Pencil or Disappearing Ink Marker

DOWNLOAD THE SCALABLE PATTERN

We recommend your mask be made of 2 exterior layers of 100% quilting cotton. Although not ideal, you can also use a thick cotton shirt and/or add layers.

Layers do not double the effectiveness. They only somewhat increase effectiveness.

We have included an optional filter pocket in this design.

If you are hand-sewing, your stitching may not be tight enough to provide the same filtration as a machine-sewn mask. Consider using a 3-pleated dome method that does not have a center seam.

Step 1

Cut out all materials

We recommend that the exterior mask be 100% cotton while filter is 100% woven waffle weave cotton. Do not use synthetic materials as these are not CDC compliant.

Step 2

Curved Seam

Place both outer mask pieces of cotton with the exterior/visible sides together.

Sew the curved seam from top edge to bottom. Repeat for lining pieces.

Step 3

Iron seam allowance

Use an iron to press the curved seam allowance to one side on both the lining and outer-layer center seams.

Step 4

Topstitch seam allowance

With the seam allowance pressed to one side, topstitch down the seam allowance through all the layers about 1/8″ away from the seam.

step 5

Stitch the filter

Stitch the filter curved seam the same as you did with both the lining/pocket and outer layers of cotton.

Sew at a 1/4" seam allowance. Press the seam allowance to one side and topstitch the seam allowance through all layers 1/8" away from the seam.

step 6

Hem the pocket/lining

Hem the short edges of the pocket/lining piece of the mask. Finish each end of the mask with a 1/2" turn and turn hem.

step 7

Make a tube

Lay the sewn outer-layer piece of the mask right side up.

Lay the finished lining/pocket piece of the mask wrong side up on top of the outer mask, aligning the center seams. The outer mask will have a 1" seam allowance overhang.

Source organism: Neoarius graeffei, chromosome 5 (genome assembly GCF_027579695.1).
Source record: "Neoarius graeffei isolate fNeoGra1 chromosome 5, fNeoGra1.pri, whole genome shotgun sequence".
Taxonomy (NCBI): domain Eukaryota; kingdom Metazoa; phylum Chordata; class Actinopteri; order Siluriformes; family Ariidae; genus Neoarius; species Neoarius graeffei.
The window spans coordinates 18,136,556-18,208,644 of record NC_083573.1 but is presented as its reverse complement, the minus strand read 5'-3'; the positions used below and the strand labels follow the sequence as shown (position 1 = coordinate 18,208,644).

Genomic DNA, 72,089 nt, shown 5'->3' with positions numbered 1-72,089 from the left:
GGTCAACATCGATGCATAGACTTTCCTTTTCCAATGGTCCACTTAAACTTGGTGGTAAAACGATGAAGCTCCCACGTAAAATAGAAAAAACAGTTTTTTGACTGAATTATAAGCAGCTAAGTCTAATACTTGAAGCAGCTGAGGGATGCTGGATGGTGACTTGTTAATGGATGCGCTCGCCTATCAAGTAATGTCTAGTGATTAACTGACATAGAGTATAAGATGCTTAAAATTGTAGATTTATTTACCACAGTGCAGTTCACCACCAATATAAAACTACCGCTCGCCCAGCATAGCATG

Pin and sew along the top and bottom edges, creating a tube. Each seam will have a 1/2" seam allowance.

step 8

Flip it

Carefully clip into the 1/2" seam allowance as needed and turn the work right sides out.

step 9

Finish your hem

Finish the short edges of the outer layer of the mask with a 1/2" turn and turn hem.

Fold the hem towards the inside or pocket/lining side of the mask. Be careful when you stitch hem to not catch the hem of the pocket/lining as this is where the mask filter is inserted (optional).

step 10

Create nose piece pocket

Using a ruler, measure 1" from each side of the center seam in the mask and pin.

Topstitch 1/4" along the edge of the mask through all the layers, between pins, backstitching at beginning and end of stitched line.

step 11

Insert nose piece

Using tweezers, insert a 2" piece of piper cleaner or bendable wire into the nose piece pocket. Bend slightly at the seam into a small peak.

At this time, you may choose to insert a mask filter into the pocket of the mask, making sure to smooth any wrinkles.

step 12

Attach the elastic / ribbons

Start by cutting your elastic / ribbon into two 10" pieces.

These can be attached by threading each piece of elastic/ribbon through each hem of the outer layer of the mask using a safety pin.

These pieces can be adjusted in length to either fit around each ear of the wearer or to tie behind the head of the wearer.

MAKING MASKS FOR YOUR COMMUNITY

Masks can be made for your community for personal use (not intended for medical use). If making for others, please use 100% cotton and a waffle weave tea towel as a filter.

Please ensure you are healthy and take precautions when making masks (wash your hands properly, wear a face mask, etc).

Package completed masks in a clean ziploc bag and include our guide on how to wear them which can be downloaded and printed.

DOWNLOAD THE GUIDE